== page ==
Panels Drain At Night
Panels Drain At Night

You need to stop the charging process immediately – you can disconnect solar power going into the charge controller.

#3. You measure the battery voltage and it is higher than the recommended voltage for that battery type.

For example, a 12V battery is charged to voltages in excess of 15V.

How to Tell that your Solar Battery is Fully Charged

You can usually tell that a solar battery is fully charged by monitoring the charge controller status.

Solar Charge controller status showing float mode signals that the battery is fully charged.

If the Solar charge controller is in bulk or absorption mode then charging is still going on.

Measuring the battery voltage can also provide an indication of the charge status of the battery though is not completely accurate.

This is because there are often elaborate algorithms used in charge controllers to ensure that a battery is fully charged which may make taking a one-off battery voltage reading as an indication of the status of charge misleading.

But as a guide, AGM batteries at 14.5V are close to or fully charged while GEL batteries at 13.6 ~ 13.8V are close to or fully charged.

Should you Leave the Solar Charge Controller On all the Time?

Yes, if it is a good quality charge controller. It needs to be installed and set up correctly to read the correct battery voltage and charge the correct battery type with temperature compensation (if required) then you should be able to leave it connected without danger of overcharging the battery.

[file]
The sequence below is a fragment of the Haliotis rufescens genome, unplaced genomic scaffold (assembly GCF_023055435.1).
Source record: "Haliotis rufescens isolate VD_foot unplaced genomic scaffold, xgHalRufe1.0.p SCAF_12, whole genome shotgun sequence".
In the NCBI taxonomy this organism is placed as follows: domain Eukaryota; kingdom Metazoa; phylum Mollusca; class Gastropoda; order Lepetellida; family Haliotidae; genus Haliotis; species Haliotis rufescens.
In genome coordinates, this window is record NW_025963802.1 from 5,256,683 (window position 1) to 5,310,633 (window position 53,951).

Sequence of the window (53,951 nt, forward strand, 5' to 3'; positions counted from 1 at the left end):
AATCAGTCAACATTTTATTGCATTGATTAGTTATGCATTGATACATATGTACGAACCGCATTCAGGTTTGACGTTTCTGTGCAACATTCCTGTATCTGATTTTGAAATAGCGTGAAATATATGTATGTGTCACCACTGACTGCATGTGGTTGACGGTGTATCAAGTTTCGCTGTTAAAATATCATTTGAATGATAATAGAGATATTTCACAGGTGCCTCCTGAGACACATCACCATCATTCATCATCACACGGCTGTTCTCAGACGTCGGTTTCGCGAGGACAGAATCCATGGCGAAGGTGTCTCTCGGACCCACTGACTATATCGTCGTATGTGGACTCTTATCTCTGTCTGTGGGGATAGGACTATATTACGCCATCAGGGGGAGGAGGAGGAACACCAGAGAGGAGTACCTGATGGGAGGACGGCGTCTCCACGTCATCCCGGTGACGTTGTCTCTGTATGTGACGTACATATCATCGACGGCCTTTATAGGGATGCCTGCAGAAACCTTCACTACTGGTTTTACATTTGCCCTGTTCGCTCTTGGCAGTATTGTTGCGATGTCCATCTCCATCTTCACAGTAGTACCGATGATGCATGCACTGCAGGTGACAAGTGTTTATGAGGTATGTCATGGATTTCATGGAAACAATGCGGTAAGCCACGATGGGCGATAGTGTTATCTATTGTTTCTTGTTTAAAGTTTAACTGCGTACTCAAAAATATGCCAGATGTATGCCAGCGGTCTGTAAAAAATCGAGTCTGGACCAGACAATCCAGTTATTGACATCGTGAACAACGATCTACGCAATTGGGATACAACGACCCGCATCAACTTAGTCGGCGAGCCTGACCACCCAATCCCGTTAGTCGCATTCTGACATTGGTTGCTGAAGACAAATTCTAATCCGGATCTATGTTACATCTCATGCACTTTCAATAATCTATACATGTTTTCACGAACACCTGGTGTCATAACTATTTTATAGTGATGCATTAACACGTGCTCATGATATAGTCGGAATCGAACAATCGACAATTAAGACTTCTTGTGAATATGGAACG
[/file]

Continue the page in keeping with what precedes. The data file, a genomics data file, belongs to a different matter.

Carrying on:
How to Stop a Solar Charge Controller from Overcharging the Battery

If you suspect that the charge controller is overcharging the battery, then as a first step, you need to isolate the solar panels immediately to stop the charging process.

You can switch off the solar panel power using the double pole PV isolator (if installed) then allow the batteries to cool down.

  • Check that the charge controller is set to charge the battery type in your solar battery bank and adjust accordingly if not.
  • Confirm that the charge controller is set to correctly read the battery bank voltage – whether 12V or 24V.

Check the solar charge controller manual on how to do this as it can vary from one controller to another.

  • Is the temperature probe properly installed? Confirm that the correct type of temperature probe is installed and properly installed as per the manufacturer recommendations so that it is able make the necessary adjustments to the battery charging voltage.
  • You may need to consult the solar charge controller manufacturer for additional support.

If the charge controller is confirmed as defective then replace it accordingly.

Final Word

A charge controller can overcharge your battery especially if the wrong battery type is selected or it does not read the battery voltage correctly or if it is faulty.

Should your battery overheat during the charging process a sign of overcharging, then check that the charge controller is set to charge the correct battery type, that it is reading the correct battery bank voltage, and that the temperature probe is properly installed.